Pharmacology and toxicology
Low-dosage treatment with 75-300 mg acetylsalicylic acid daily is prescribed for thrombosis prophylaxis and for the prevention of pre-eclampsia.
This therapy (preferably in combination with low molecular-weight heparins) is found to be effective in preventing recurrent pregnancy loss and other pregnancy complications in women with antiphospholipid syndrome, as in systemic lupus erythematosus (see also Chapter 2.9.2). Many studies indicate a benefit of low-dose aspirin, in combination with LMWHs or alone, in the treatment of high-risk thrombophilic pregnant women; other studies do not confirm these findings. In one meta-analysis, aspirin treatment seemed to have, for women with moderate and high risk, a small but significant effect on reducing the rate of preterm birth, but it did not reduce the rate of perinatal death (Kozer 2003). The use of low-dose aspirin for preventing recurrent pregnancy loss and other serious obstetrical complications in women with thrombophilia remains a subject for debate (Robertson 2005, Bates 2004, Gris 2004, Brenner 2003).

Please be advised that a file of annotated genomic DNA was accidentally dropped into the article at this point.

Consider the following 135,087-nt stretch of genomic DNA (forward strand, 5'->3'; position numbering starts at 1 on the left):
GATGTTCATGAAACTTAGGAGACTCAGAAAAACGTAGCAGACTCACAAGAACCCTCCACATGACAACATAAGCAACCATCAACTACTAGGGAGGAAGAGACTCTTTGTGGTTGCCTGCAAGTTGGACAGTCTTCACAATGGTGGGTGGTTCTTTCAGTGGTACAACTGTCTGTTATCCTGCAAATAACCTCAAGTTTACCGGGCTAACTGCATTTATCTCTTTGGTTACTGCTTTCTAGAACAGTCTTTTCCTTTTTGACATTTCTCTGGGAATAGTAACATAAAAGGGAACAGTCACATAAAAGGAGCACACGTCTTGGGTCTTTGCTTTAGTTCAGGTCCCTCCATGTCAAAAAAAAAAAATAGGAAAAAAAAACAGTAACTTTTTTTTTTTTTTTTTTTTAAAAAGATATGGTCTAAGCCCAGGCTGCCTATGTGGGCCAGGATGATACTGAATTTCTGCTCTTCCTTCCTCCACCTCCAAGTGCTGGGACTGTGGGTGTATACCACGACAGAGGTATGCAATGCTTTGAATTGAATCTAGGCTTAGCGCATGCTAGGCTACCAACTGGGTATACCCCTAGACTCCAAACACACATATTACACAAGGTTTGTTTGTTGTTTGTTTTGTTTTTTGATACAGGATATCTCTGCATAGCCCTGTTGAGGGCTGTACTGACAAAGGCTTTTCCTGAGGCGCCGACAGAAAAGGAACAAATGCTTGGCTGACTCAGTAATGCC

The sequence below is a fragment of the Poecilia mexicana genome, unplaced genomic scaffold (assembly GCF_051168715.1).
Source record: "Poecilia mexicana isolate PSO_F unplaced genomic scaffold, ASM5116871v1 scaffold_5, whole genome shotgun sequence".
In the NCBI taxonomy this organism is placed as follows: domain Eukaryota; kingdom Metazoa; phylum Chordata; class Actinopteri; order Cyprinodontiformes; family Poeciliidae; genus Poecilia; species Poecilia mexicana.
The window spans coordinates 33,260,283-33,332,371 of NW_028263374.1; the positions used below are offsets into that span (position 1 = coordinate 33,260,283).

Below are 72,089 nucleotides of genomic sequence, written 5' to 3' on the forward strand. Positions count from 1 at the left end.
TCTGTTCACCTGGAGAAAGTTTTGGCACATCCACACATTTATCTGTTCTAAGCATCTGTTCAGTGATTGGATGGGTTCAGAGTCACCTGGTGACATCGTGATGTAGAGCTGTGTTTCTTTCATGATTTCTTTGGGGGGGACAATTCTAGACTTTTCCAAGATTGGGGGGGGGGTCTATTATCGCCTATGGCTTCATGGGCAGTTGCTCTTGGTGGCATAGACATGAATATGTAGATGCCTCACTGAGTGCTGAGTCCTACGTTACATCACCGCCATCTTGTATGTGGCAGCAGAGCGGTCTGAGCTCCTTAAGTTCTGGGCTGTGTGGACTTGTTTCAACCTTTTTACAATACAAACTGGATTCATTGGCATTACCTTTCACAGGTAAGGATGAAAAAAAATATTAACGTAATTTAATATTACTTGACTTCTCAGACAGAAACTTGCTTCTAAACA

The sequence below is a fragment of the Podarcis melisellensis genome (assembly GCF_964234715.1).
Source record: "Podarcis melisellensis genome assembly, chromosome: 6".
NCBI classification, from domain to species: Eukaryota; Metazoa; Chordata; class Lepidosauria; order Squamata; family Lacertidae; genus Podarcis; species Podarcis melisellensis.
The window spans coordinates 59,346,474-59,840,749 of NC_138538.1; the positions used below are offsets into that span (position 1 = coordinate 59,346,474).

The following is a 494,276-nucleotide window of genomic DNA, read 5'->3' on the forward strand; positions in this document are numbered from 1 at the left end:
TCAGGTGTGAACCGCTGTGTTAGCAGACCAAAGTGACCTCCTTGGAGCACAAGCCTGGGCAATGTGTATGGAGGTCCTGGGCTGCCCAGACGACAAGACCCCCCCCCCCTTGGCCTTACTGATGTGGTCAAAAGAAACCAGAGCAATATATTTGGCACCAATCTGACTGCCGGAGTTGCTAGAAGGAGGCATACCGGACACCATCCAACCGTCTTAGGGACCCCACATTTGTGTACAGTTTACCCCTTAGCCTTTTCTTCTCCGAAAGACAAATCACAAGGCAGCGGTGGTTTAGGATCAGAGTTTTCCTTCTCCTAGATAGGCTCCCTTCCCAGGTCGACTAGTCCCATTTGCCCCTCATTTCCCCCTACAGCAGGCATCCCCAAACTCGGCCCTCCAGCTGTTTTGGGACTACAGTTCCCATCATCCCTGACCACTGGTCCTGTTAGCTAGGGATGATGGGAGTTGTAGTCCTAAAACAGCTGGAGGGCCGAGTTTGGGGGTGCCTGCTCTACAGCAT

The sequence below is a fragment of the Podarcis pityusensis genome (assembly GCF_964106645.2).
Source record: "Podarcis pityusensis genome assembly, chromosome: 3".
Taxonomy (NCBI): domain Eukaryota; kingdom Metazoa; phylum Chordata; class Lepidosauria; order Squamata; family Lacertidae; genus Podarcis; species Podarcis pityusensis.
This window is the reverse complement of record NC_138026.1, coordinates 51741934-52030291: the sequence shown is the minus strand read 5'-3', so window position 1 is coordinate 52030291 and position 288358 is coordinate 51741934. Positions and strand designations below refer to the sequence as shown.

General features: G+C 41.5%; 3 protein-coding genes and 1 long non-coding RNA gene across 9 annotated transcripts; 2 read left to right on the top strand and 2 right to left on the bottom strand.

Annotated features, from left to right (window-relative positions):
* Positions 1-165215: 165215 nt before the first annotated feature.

Many studies have looked at the use of 'low-dosage' treatment to prevent high blood pressure in pregnancy, and its consequences -such as, for instance, intrauterine growth delays (see Chapter 2.1.2 for further details). No adverse effects in the mother, fetus or newborn in association with the use of low-dose aspirin were observed.
Recommendation. 'Low-dose' treatment with acetylsalicylic acid can be used for appropriate indications.
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